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Planning for Freedom: Let the Market System Work (Lib Works Ludwig Von Mises PB) Paperback – August 19, 2008


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Planning for Freedom: Let the Market System Work (Lib Works Ludwig Von Mises PB) + The Anti-Capitalistic Mentality + The Road to Serfdom: Text and Documents--The Definitive Edition (The Collected Works of F. A. Hayek, Volume 2)
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Product Details

  • Series: Lib Works Ludwig Von Mises PB
  • Paperback: 188 pages
  • Publisher: Liberty Fund (August 19, 2008)
  • Language: English
  • ISBN-10: 0865976619
  • ISBN-13: 978-0865976610
  • Product Dimensions: 8.9 x 6 x 0.6 inches
  • Shipping Weight: 11.2 ounces (View shipping rates and policies)
  • Average Customer Review: 5.0 out of 5 stars  See all reviews (7 customer reviews)
  • Amazon Best Sellers Rank: #408,094 in Books (See Top 100 in Books)

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11 of 11 people found the following review helpful By D. W. MacKenzie on November 15, 2008
Format: Paperback
Planning for Freedom is very much like two other books by Mises: Liberalism, the Classical Traditions and Bureaucracy. This book is notable for its clarity and brevity. It is a much easier read that Human Action. Anyone who wants to learn Austrian Economics would do well by starting with the two aforementioned books (see also Cost and Choice by JM Buchanan and Hayek's Individualism and Economic Order).

The section on Profit and Loss is perhaps the most insightful essay in this collection. Profits are the product of superior foresight in a world where nobody can fully anticipate the future economic conditions. Mises recognized that profits in a free market represent superior planning, rather than so called market power. This is important because it undermines numerous misconceptions regarding the need for governmental regulation of business.

Mises examines other types of intervention as well, especially inflation. Inflation is not merely a tax, as most economists recognize. Inflation disrupts commerce by misdirecting capital investment. Inflation and other forms of intervention do not yield their intended results. Intervention results in economic regress instead of improved economic order.

The arguments of this book have not gained widespread acceptance by either most economists or the educated public. But this is due primarily to their unfamiliarity with these arguments. If proponents of intervention considered Austrian economics carefully, they would find it difficult to defend their position. That is why this book is important. Planning for Freedom makes it easier to understand the Mises-Hayek case for free markets. You do not need to plow through 881 pages (in Human Action) to understand Mises. Reading the 168 page in this book (or the 134 pages of Bureaucracy) will suffice.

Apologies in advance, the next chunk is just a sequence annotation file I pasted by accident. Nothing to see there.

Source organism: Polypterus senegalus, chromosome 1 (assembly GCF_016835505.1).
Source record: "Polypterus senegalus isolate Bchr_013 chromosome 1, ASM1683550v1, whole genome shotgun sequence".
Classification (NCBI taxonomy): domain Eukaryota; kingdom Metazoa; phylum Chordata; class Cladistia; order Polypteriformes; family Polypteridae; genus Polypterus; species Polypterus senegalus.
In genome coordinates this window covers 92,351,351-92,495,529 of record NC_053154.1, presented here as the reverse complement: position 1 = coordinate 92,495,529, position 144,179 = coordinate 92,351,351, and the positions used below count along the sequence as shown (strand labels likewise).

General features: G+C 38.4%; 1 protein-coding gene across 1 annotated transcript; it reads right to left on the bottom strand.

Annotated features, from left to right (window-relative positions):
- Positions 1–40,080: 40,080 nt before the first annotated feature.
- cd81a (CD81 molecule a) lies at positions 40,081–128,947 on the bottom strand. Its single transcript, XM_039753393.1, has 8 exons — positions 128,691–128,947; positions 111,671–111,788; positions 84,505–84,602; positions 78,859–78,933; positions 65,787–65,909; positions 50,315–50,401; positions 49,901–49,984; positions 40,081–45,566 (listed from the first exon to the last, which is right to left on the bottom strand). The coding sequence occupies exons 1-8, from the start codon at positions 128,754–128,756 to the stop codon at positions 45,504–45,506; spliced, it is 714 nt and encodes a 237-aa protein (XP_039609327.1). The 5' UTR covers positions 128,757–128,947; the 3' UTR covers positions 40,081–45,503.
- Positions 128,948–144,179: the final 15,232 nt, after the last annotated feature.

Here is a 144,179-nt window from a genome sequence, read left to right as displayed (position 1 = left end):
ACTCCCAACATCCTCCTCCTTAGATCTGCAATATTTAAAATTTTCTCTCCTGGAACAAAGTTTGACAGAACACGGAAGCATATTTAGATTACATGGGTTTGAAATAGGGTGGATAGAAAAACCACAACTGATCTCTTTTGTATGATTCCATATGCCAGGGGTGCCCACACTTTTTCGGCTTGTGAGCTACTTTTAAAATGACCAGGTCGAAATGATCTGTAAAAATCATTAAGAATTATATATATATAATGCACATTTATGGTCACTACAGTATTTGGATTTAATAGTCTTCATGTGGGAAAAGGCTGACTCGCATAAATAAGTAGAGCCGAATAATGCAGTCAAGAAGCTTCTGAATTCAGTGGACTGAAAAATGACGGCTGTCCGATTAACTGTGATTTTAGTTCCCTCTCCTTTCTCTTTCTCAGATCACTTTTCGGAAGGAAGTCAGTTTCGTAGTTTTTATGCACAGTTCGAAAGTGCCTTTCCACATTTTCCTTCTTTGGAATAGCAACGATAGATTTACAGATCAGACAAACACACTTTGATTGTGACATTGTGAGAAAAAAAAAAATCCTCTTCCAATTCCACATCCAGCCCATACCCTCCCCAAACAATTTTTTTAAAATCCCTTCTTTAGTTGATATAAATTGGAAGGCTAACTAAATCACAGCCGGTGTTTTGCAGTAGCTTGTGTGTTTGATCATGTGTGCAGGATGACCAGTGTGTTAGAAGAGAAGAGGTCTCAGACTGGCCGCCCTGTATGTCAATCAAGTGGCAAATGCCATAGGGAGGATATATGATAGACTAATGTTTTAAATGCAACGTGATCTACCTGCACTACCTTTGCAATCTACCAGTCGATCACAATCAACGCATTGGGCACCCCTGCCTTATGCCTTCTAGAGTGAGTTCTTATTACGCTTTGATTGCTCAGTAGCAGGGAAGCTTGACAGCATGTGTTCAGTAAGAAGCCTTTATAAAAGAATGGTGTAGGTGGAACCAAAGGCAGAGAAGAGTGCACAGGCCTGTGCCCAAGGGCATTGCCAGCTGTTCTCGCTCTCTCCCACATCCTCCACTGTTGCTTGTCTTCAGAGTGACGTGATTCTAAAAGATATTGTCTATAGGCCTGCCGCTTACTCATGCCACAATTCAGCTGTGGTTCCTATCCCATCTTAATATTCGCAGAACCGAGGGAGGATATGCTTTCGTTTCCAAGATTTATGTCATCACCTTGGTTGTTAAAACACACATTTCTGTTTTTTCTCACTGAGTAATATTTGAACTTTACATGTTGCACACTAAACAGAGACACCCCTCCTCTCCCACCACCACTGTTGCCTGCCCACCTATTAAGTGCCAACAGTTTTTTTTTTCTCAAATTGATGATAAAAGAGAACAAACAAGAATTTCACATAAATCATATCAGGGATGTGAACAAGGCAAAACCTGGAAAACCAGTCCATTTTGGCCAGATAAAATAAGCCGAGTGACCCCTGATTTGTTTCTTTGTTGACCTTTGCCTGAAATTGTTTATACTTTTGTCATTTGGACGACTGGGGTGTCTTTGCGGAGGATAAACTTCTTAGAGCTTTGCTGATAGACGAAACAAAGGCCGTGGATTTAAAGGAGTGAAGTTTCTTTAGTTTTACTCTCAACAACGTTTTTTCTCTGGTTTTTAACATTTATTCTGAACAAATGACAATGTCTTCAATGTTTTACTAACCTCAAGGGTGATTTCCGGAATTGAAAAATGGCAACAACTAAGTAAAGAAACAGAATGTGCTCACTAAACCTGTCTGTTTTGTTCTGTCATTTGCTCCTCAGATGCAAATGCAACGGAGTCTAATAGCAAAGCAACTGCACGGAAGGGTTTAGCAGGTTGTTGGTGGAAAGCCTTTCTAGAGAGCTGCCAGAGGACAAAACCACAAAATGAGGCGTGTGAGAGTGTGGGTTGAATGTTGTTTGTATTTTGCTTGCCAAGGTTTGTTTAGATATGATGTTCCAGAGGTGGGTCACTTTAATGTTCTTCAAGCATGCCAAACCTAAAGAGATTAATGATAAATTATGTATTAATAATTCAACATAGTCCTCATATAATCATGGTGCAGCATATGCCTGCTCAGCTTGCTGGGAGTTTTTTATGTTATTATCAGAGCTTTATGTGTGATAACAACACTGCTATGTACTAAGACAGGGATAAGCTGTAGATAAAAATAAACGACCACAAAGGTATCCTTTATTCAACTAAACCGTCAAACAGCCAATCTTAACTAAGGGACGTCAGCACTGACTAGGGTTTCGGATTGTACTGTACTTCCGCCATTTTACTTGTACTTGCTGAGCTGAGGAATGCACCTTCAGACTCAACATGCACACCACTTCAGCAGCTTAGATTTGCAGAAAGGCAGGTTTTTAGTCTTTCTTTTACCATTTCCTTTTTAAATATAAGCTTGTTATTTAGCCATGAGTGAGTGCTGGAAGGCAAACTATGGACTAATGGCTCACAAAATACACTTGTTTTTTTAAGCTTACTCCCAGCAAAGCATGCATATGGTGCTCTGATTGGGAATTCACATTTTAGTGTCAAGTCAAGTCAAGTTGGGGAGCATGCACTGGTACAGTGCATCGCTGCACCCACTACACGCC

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5 of 5 people found the following review helpful By George F. Smith on August 21, 2009
Format: Paperback
I find it difficult to review books I'm enthusiastic about because I want to mention everything. Since this would not be helpful to a potential customer, I'll confine myself to commenting on one my favorite essays in this collection, "Stones into Bread: The Keynesian Miracle." (As I understand it, the idea of turning stones into bread is a reference to Matthew (4:3), in which Satan proposes to Jesus that he use his powers literally to perform such a miracle.)

The one conviction sustaining the Federal Reserve and its policy of low interest rates is the idea that cheap credit promotes prosperity. Indeed it does. It also inaugurates and sustains the trade cycle, which means the period of prosperity contains the seeds of its own destruction. If the banks continue to loan money at below-market interest rates, the eventual result will be the destruction of the currency through hyperinflation. If the banks raise interest rates to slow the rise in prices, which has been the historical pattern in the U.S., the result is a cessation of activities thought to be profitable but which in fact aren't. Prices drop, businesses fail, unemployment rises in what is usually called a recession or depression.

John Maynard Keynes, the British economist referred to in the essay's title, stated in a 1943 essay ("Paper of the British Experts") that a policy of bank credit expansion would perform the miracle of turning a stone into bread. I roughly interpret this to mean credit expansion - the creation of money from nothing -- would increase the real wealth of the nation. As Mises discusses, Keynes and his disciples dismissed those who thought differently as being "orthodox" or "reactionary." Today, of course, such dissidents are simply ignored -- at least in the mainstream media.
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2 of 2 people found the following review helpful By Amazon Customer on May 25, 2013
Format: Paperback
This book is a compilation of 17 short treatises on various topics. Mises is one of the most important figures in (Neo)Austrian school of Economics. After reading this book, I felt tremendous urge to read other great books, such as "Socialism", "Human Action", or "Theory of Money and Credit". His writing is very clear and straightforward. The fundamental idea of this book is very appealing and irrefutable.
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1 of 1 people found the following review helpful By Thomas A. Guice on April 26, 2010
Format: Hardcover Verified Purchase
I todays economic climate, this is a must read. There are two opposing idealogies that are at war with one another. This war is more evident today than ever before.
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